PixelJunk Monsters 2 features both local and online co-op. I quite like the local mode as playing with the wife is always fun, especially when I run off and her character teleports to my location, much to her annoyance. At least it stops us from getting lost.

Online play is either through hosting or joining a game via a list of open games. Sadly, I have struggled to find any to join and the list is continually loading. Hosting a game has resulted in the same lack of interest and nobody has dropped into my game. In all fairness, the times I got to play have been quite sporadic of late and that probably factored into the lack of players online.

Conclusion:
PixelJunk Monsters 2 captures the same absorbing and addictive gameplay as its predecessor and builds on it with some good and bad outcomes. The change to a more realistic world not only looks refreshing but adds to the gameplay. Now I cannot just run through the woods to reach another part of the path, I have to, for example, run around the ridge and jump off a ledge. Taking a quick shortcut by jumping over a river could end up with loads of time and coins wasted if Tikiman falls in the drink.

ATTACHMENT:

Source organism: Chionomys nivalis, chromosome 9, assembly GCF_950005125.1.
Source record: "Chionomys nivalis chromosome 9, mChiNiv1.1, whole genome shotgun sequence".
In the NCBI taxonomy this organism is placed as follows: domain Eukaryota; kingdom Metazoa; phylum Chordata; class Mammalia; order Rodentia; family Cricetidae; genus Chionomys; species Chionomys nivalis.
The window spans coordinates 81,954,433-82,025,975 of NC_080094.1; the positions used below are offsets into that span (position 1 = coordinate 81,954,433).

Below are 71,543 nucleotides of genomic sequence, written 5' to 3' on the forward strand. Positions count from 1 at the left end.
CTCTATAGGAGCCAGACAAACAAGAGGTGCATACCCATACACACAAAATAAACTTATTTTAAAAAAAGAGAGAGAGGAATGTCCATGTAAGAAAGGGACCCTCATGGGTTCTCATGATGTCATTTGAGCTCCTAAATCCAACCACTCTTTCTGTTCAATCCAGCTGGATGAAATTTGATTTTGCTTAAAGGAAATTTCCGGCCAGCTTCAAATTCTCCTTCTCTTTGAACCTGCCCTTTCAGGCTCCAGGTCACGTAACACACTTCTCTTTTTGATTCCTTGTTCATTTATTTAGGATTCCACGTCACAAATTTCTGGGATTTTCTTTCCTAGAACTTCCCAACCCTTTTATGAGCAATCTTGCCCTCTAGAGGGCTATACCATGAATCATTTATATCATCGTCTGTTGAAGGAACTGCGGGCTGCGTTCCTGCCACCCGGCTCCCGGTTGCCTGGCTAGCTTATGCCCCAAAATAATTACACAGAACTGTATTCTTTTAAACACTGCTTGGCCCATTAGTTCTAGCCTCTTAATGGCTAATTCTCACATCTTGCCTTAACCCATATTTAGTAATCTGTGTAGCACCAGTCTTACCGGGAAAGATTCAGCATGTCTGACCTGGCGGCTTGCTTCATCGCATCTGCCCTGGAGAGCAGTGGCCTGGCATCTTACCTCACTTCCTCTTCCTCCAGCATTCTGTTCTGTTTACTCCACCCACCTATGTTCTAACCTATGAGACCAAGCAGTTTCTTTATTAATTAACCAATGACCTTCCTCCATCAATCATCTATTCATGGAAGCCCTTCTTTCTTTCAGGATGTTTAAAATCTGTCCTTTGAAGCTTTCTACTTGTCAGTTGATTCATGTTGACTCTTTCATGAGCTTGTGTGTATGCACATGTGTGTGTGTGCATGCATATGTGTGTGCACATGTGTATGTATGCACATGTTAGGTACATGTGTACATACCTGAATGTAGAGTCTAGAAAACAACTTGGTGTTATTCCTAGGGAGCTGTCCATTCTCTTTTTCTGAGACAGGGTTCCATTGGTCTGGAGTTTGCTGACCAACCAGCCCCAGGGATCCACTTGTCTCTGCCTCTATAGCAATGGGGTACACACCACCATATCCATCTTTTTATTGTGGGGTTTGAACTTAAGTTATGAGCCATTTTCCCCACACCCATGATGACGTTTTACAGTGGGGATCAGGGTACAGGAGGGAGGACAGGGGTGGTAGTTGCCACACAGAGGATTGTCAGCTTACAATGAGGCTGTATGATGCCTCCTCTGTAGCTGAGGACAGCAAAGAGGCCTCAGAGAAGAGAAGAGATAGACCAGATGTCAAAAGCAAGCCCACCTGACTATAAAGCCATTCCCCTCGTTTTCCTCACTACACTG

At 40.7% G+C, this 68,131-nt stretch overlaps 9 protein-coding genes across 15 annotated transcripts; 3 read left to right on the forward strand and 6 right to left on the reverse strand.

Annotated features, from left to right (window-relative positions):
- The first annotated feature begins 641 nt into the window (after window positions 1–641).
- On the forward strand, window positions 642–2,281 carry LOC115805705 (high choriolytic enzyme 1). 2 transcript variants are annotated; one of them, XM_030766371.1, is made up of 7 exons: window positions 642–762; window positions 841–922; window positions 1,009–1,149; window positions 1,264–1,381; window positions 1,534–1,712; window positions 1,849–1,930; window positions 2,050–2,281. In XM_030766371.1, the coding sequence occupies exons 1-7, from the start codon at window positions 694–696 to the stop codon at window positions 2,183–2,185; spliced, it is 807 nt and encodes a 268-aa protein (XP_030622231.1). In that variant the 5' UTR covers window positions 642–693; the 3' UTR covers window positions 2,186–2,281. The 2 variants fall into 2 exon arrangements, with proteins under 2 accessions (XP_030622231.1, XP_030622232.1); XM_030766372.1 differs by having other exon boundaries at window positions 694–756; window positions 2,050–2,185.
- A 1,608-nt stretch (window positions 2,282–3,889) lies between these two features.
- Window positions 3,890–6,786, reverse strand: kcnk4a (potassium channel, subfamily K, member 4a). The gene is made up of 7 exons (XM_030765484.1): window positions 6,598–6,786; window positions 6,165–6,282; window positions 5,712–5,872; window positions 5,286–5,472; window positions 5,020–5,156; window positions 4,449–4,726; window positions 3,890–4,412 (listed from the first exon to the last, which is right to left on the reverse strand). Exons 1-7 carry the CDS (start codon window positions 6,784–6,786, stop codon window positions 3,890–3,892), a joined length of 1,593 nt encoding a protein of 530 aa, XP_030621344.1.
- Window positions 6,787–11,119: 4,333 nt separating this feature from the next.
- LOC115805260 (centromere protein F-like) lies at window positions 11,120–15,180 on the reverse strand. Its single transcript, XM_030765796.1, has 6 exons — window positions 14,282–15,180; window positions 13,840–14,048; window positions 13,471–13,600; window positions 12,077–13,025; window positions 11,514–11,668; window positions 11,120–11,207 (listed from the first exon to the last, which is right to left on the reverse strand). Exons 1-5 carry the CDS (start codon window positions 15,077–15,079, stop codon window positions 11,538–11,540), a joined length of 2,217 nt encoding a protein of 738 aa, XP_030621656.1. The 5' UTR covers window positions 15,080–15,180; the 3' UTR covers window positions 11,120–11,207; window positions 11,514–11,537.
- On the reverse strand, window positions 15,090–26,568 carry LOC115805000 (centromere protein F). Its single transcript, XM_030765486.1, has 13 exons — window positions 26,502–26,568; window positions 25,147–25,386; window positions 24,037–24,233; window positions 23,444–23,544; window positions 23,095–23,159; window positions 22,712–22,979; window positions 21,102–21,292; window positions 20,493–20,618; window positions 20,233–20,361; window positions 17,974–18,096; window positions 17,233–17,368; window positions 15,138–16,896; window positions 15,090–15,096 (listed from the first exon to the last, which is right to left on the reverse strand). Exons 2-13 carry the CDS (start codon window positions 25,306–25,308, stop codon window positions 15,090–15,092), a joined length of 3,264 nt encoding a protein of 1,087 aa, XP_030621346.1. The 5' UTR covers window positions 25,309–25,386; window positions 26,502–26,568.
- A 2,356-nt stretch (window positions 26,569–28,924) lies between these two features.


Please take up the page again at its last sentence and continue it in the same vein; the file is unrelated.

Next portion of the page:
At first, the idea of needing perfect scores to unlock new areas irked me but it also forced me to retry several times because one sneaky monster got past my defenses or I naively planned for the wrong enemy types, in fact, it forced me to learn the levels through plenty of trial and error. Normally that isn’t fun but, for the most part, it was in this addictive but tough game.

Some probably wish the series had just stayed the same but I’m glad they are trying a few new things. Some of it works really well and other things need some tweaking. Overall, I would say this evolution is a few steps in the right direction.

Score:
7.5

* All screenshots used in this review were taken directly from the game using the Share functionality on the PlayStation 4.

Written by Chazz Harrington

Chazz Harrington

You can find me on everything: PSN, Twitter, Wii U, Origin, Steam, etc using my universal ID: ChazzH69